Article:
Nine-year-old Caitlin Materla thinks it’s kind of funny, but her 7-year-old brother, Ian, said he thinks it’s a good thing their parents are competing in a power lifting meet.
As their children watched and cheered, Thomas and Maureen Materla competed for the first time together at the Army’s Installation Management Command-Europe Invitational Power Lifting Meet Dec. 8 at the gym on Landstuhl Regional Medical Center.
“I’m only in it (the meet) because my wife is in it,” said Thomas, who has lifted weights for 25 years but never competed before. “I thought it would be nice for a husband and wife to do this together.”
Representing Kaiserslautern, the Materlas were among 12 lifters from Germany, Italy and Portugal competing in seven weight classes in squat, bench press and dead lift events. Maureen took the female 148-pound (67.5 kg) weight class title and had a combined lift of 540 pounds (245 kg). Thomas placed second in the male 275-pound (125 kg) weight class, lifting a total of 1,223.6 pounds (555 kg).
***image2***It was Thomas who got his wife interested in power lifting when they met 16 years ago in San Diego, but it was Maureen who encouraged her husband to compete.
She first competed last month at the meet in Heidelberg, where she also grabbed the title in her weight class by lifting a total of 479 pounds. She said competitions are a way for them to lift together again.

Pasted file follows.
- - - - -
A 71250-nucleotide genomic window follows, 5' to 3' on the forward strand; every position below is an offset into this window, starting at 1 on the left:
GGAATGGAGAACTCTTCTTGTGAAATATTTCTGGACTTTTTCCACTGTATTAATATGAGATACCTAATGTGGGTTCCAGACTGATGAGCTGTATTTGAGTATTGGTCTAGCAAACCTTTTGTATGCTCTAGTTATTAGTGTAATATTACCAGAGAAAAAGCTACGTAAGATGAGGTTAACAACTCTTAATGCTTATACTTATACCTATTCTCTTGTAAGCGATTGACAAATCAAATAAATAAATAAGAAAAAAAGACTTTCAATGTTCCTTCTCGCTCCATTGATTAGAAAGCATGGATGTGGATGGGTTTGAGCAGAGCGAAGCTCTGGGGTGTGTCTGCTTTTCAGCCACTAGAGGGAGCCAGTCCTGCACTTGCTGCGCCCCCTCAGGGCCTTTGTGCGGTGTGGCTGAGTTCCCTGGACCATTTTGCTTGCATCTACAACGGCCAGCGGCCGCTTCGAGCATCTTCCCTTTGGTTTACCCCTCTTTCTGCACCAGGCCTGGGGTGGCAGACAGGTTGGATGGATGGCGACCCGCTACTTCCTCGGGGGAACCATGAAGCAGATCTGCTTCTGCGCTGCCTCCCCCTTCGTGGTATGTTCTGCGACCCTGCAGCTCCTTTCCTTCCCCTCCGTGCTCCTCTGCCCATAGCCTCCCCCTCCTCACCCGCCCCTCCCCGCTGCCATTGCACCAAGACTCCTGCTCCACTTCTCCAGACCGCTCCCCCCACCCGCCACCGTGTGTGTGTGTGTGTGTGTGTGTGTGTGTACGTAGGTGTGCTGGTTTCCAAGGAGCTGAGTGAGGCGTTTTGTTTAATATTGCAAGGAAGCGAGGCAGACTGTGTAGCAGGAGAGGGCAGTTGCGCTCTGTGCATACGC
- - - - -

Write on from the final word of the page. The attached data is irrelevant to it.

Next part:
“When we met, we used to work out together all the time, and then it stopped when we had children,” said Maureen, who started lifting again last year.
Every week day, Maureen gets up at 5 a.m. to work out for an hour-and-a-half before going to work at the hospital. Thomas, who is a retired Army major, drops the children off at school and works out for three hours, five to six days a week.
“He’s too serious,” said Caitlin on why she wants to work out with her mom when she gets old enough. She said three hours is a long time to be in the gym.
Ian said three hours working out doesn’t bother him. “I can do it.”
Maureen said her children can’t wait to be 12-years-old so they too can work out at the gym. Both Maureen and Thomas feel they are showing their children that physical fitness should be a part of their daily lives.
When someone at the meet asked, “So a family who lifts together, stays together,” Thomas replied, “I hope so.”
The Materlas plan on competing in future military tournaments together, as long as these meets are in Germany. The next IMCOM-E meet is April 19 in Vicenza, Italy.